German authorities are in charge of the investigation.

Specialists spent the day sifting through the debris, marking items and taking photographs.

The entire bomb site was cordoned off.

Several adjacent buildings, including the transient facilities and Burger Bar, were evacuated as a precaution.

To keep out gawkers, investigators also blocked off a five-block area including the headquarters, dormitory, audio-video club and transient quarters.

Appointments at the base clinic were canceled.

Investigators said they suspect the Red Army Faction, once known as the Baader-Meinhof gang, was responsible for the bomb.

Their opinion was based on the fact the bombing had much in common with the group's favored style of attack — the time of day, the method of delivery — and the fact that a member of the faction is on trial in Duesseldorf for the 1981 bombing at Ramstein AB.

The fact that the blast occurred when most airmen were arriving for duty was no coincidence, said Capt. Lorrie Bourland, base public affairs officer. "It was done very smartly to inflict very serious damage."

German investigators believe a metallic green 1976 Volkswagen Passat was driven onto the base early Thursday morning and was parked behind the building. Officials said the car got on base because it bore counterfeit USAREUR plates with the number DN 4544.

They believe the driver was dressed in military clothes and escaped by walking off base to a waiting car.

Officials said the airman victim was dead at the scene.

Wrecked automobiles are strewn over the parking lot behind the 435th Tactical Airlift Wing headquarters building. The parking lot is bounded by a dormitory and the audio-video club.

Wrecked automobiles are strewn over the parking lot behind the 435th Tactical Airlift Wing headquarters building. The parking lot is bounded by a dormitory and the audio-video club. (Red Grandy/Stars and Stripes)

West German Border Police Bundesgrenzschutz positioning itself to guard the air base.

West German Border Police Bundesgrenzschutz positioning itself to guard the air base. (Red Grandy/Stars and Stripes)

Investigators sift through rubble and wrecked automobiles following a car-bomb explosion in a parking lot at Rhein-Main Air Base.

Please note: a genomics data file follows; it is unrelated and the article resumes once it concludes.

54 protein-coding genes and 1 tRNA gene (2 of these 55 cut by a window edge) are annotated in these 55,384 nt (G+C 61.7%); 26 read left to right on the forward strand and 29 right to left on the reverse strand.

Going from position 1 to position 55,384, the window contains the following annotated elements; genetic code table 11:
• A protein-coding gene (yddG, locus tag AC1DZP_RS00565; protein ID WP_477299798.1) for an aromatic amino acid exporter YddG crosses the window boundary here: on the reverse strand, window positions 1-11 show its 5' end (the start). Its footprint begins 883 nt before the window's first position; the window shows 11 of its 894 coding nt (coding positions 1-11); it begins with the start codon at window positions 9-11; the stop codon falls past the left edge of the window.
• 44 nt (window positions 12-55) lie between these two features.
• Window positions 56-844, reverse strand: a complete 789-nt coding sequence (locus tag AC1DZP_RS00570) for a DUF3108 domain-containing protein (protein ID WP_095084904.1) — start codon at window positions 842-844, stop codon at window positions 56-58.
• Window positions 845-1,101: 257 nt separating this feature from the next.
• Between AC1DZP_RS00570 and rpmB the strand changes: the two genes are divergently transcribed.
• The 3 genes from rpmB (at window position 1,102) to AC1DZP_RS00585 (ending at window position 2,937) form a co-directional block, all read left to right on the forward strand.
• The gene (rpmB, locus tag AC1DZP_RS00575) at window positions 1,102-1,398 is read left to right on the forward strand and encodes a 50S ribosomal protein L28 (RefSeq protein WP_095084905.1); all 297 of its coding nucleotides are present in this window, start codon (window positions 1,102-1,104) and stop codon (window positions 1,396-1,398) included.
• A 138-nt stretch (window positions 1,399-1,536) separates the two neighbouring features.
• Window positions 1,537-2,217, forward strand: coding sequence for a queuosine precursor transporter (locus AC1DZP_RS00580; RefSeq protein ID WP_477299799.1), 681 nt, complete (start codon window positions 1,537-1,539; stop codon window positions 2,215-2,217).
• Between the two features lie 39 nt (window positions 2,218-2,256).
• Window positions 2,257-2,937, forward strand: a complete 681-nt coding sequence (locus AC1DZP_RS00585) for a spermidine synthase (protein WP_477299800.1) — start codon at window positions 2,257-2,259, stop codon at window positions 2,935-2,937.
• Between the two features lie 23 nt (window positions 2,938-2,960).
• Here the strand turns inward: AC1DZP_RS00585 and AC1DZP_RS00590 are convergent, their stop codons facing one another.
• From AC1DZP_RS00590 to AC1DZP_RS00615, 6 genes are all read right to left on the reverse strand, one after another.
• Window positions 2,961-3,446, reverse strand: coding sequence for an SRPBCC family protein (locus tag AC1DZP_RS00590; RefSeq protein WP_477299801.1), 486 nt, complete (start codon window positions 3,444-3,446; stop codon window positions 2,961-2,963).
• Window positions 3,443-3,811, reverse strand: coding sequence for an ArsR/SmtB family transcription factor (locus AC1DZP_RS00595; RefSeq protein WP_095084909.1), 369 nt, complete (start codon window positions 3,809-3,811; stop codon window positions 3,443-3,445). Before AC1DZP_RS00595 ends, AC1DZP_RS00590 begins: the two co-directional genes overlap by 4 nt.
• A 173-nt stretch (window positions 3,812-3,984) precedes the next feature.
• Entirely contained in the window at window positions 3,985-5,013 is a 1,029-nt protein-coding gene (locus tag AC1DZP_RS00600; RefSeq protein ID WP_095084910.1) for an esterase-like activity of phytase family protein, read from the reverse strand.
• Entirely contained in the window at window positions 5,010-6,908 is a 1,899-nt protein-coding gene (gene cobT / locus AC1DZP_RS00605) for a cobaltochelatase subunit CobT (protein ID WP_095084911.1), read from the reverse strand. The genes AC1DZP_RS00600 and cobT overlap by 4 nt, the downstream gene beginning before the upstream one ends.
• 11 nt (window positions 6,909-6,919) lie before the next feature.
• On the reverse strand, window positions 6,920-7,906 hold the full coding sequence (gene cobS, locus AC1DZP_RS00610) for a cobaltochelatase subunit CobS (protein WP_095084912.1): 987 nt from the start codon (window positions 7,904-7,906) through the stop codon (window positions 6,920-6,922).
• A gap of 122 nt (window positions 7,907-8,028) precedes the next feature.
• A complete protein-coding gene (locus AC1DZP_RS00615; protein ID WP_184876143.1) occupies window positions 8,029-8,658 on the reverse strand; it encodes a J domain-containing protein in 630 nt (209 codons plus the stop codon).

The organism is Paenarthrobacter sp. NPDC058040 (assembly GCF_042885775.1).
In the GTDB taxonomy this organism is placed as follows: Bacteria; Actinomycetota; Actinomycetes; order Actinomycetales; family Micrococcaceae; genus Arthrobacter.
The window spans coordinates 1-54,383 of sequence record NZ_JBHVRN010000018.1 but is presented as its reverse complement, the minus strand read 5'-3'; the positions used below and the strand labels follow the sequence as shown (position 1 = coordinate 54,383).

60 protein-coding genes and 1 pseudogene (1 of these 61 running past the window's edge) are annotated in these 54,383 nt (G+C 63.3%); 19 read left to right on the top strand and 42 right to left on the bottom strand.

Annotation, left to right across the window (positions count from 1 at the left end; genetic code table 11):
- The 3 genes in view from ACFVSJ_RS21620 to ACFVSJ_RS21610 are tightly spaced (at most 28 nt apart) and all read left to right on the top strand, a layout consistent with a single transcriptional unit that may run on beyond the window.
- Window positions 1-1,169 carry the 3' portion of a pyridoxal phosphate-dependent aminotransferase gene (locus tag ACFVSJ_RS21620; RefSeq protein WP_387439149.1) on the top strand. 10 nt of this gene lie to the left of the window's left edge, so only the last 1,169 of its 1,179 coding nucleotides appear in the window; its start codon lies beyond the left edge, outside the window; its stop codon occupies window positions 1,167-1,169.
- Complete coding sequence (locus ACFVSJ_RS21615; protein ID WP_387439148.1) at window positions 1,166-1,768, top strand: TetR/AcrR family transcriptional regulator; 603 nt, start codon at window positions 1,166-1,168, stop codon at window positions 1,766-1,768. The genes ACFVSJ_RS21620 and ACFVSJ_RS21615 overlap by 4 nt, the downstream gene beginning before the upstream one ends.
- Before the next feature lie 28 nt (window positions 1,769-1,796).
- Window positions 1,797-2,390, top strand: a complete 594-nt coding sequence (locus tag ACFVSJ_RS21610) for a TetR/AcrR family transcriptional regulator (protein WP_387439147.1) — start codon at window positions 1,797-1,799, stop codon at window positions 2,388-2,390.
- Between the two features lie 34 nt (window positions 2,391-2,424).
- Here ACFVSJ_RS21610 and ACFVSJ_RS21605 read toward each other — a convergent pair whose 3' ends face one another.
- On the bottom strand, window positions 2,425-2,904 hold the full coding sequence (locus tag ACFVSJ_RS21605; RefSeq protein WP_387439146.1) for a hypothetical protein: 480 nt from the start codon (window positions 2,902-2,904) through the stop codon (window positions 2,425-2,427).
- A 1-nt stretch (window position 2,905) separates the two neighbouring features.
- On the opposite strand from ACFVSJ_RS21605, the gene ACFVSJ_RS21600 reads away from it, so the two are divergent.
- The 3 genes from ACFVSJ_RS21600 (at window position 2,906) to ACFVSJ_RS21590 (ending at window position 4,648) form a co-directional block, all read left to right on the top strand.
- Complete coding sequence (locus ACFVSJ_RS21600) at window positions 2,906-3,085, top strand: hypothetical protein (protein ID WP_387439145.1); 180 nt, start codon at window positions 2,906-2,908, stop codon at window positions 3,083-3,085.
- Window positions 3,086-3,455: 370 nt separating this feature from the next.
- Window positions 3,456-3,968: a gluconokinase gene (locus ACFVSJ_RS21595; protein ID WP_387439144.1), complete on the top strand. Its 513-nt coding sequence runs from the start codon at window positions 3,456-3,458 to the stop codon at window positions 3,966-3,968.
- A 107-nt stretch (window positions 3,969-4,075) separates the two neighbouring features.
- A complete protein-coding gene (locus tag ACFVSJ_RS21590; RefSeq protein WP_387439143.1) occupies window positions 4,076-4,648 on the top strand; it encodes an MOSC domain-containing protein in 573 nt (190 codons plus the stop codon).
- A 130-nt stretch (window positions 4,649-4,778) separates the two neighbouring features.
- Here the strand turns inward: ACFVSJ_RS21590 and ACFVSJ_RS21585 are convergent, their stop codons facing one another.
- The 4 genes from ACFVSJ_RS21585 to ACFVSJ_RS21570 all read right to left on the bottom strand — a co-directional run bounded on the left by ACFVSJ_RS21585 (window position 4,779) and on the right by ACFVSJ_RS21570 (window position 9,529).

Investigators sift through rubble and wrecked automobiles following a car-bomb explosion in a parking lot at Rhein-Main Air Base. (Red Grandy/Stars and Stripes)

Barbara Reuter, a German employee at Rhein-Main Air Base, talks to reporters from her hospital bed Aug. 22, 1985. Reuter, a 24-year old from Sachsenhausen, was one of 20 people injured when a car bomb exploded in the morning of Aug. 8, 1985. Two people were killed, one of them Reuter’s friend Becky Jo Bristol.

Barbara Reuter, a German employee at Rhein-Main Air Base, talks to reporters from her hospital bed Aug. 22, 1985. Reuter, a 24-year old from Sachsenhausen, was one of 20 people injured when a car bomb exploded in the morning of Aug. 8, 1985. Two people were killed, one of them Reuter’s friend Becky Jo Bristol. (Lynda Sparks/Stars and Stripes)

The woman survived the blast and was flown by Army helicopter to the Army hospital at Landstuhl.

Officials at the hospital, which specializes in burn treatment and neurological care, said the woman was dead on arrival.

Officials said she was a 23-year-old servicemember's wife, and she probably died of head injuries. Her husband was on his way back from the States Thursday.

Police officials said at least 10 of the injured were Americans. Air Force officials identified one of the injured as Barbara Reuter, a German employee at the base.